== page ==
Hip pain – causes and treatment options
There are many reasons to develop pain in the hips. A few examples include trochanteritis, inflammation of the hip joint capsule or bursitis. A very common diagnosis is also osteoarthritis in the hips, or coxarthrosis, as it is called in Latin. Regardless of the cause, it is very important to get a diagnosis, so that the correct treatment can be started. When you contact a physician, it is also a good idea to try to describe exactly where the pain is located. Just saying “the hips” is not always enough, since different people are referring to different things in this area. Therefore, it is a good idea if you have the opportunity check how you feel after moving and provide more detailed information.
If you have hip pain after running
A few structures in the hips that can be affected in people who are runners, include muscles, tendons insertions, cartilage and bone tissue. A common complaint is inflammation that develops as a result of overstraining the muscles that run over the outside hip trochanter. This is called trochanteritis. In connection with this, a bursa in the hip can also become swollen, something that is called trochanteric bursitis. This results in pain in the hips, primarily during exertion – both during and after running. If symptoms are pronounced, you can also feel pain when you cross your legs or lie on your side against the hip trochanter.
This can be due to having increased the amount of training too quickly without properly preparing the body first. Other causes may be that you have changed shoes, not stretched after training or that you have exercised too much on one side. Treatment of trochanteritis is based on improving the initial problem. If the stability of the hips is poor, exercises should address this. If there is insufficient range of motion, exercises to improve flexibility are needed. If there is a lack of strength, strength training is necessary. And so on.
Other causes of hip pain after running include osteoarthritis and stress fractures. Stress factors, however, are relatively uncommon, even if this is a serious condition that requires medical attention. In order to gain insight into exactly what is causing the discomfort, it is always recommended to consult with a physician, preferably a orthopedist or a physical training instructor.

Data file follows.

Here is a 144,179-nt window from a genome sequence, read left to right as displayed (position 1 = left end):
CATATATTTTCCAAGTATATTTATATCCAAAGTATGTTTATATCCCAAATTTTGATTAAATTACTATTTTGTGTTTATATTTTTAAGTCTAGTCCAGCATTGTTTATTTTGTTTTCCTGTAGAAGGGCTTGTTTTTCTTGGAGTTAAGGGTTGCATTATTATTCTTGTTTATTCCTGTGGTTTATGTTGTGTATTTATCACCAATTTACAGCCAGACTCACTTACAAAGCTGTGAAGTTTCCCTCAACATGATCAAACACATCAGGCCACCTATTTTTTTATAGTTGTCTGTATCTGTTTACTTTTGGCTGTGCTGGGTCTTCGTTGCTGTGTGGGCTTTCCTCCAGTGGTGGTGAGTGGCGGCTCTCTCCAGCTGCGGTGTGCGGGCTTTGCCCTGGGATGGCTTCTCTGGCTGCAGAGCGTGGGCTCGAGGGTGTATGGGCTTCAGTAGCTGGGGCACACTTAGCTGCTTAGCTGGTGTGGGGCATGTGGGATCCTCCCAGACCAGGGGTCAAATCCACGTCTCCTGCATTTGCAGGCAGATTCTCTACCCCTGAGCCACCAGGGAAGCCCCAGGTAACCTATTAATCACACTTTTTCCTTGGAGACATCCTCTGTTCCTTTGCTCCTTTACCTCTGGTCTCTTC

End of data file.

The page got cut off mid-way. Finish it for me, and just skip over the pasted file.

If you have pain in the hips when you walk
Pain in the hips during strain, such as walking or running, may be due to different things. If the pain is on the outside of the hip, this may be trochanteritis or trochanteric bursitis. More information about this is available above. Another diagnosis that also causes pain during exertion is osteoarthritis in the hip joints, or coxarthrosis. The first symptom of this is often stiffness in the hips, primarily difficulty rotating the the leg outwards. For example, it can be difficult to put your socks on or get out of the car. However, what gets most people to seek medical attention is the pain that comes with the disease.
The symptoms of osteoarthritis in the hips often appear very gradually, which many people feel is a natural part of aging. However, this is not the case – if the pain goes untreated, the disease will become worse. For this reason, it is good to get a diagnosis as soon as possible so that treatment can be started.
If you have hip pain at night
Pain at rest, in other words, having hip pain even during periods at rest, can be a sign of long-term osteoarthritis. However, this symptom usually does not appear at the beginning of the disease, rather it is something that develops as the disease develops. In certain cases, osteoarthritis can have progressed so far that it is difficult to sleep due to the pain. Pain-relieving tablets such as paracetamol, (usually Alvadon and Panodil) or NSAID (usually Ibumetin and Diklofenak), but exercise is the preferred basic treatment.